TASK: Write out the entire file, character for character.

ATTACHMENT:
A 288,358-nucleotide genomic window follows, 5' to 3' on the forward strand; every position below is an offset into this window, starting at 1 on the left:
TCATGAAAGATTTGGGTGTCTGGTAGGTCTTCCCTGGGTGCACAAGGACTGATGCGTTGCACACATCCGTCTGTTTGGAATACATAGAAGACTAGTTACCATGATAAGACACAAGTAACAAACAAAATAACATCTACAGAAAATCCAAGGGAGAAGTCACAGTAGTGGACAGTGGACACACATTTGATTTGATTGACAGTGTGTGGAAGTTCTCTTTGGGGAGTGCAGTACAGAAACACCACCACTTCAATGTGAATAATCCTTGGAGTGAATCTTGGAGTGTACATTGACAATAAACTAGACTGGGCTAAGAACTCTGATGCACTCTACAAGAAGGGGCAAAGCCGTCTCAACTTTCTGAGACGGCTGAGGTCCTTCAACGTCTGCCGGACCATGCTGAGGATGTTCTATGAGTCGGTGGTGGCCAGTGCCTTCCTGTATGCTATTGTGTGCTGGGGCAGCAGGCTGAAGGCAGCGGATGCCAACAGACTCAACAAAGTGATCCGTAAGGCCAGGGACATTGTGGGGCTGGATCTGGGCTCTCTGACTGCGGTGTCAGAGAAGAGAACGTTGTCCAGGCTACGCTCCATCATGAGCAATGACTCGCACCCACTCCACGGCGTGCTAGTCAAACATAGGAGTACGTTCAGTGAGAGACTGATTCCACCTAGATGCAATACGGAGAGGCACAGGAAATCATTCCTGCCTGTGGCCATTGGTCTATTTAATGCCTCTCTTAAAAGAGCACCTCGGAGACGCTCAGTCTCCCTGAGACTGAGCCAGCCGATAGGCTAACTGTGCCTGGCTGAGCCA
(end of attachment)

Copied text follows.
A 288,358-nucleotide genomic window follows, 5' to 3' on the forward strand; every position below is an offset into this window, starting at 1 on the left:
TCATGAAAGATTTGGGTGTCTGGTAGGTCTTCCCTGGGTGCACAAGGACTGATGCGTTGCACACATCCGTCTGTTTGGAATACATAGAAGACTAGTTACCATGATAAGACACAAGTAACAAACAAAATAACATCTACAGAAAATCCAAGGGAGAAGTCACAGTAGTGGACAGTGGACACACATTTGATTTGATTGACAGTGTGTGGAAGTTCTCTTTGGGGAGTGCAGTACAGAAACACCACCACTTCAATGTGAATAATCCTTGGAGTGAATCTTGGAGTGTACATTGACAATAAACTAGACTGGGCTAAGAACTCTGATGCACTCTACAAGAAGGGGCAAAGCCGTCTCAACTTTCTGAGACGGCTGAGGTCCTTCAACGTCTGCCGGACCATGCTGAGGATGTTCTATGAGTCGGTGGTGGCCAGTGCCTTCCTGTATGCTATTGTGTGCTGGGGCAGCAGGCTGAAGGCAGCGGATGCCAACAGACTCAACAAAGTGATCCGTAAGGCCAGGGACATTGTGGGGCTGGATCTGGGCTCTCTGACTGCGGTGTCAGAGAAGAGAACGTTGTCCAGGCTACGCTCCATCATGAGCAATGACTCGCACCCACTCCACGGCGTGCTAGTCAAACATAGGAGTACGTTCAGTGAGAGACTGATTCCACCTAGATGCAATACGGAGAGGCACAGGAAATCATTCCTGCCTGTGGCCATTGGTCTATTTAATGCCTCTCTTAAAAGAGCACCTCGGAGACGCTCAGTCTCCCTGAGACTGAGCCAGCCGATAGGCTAACTGTGCCTGGCTGAGCCA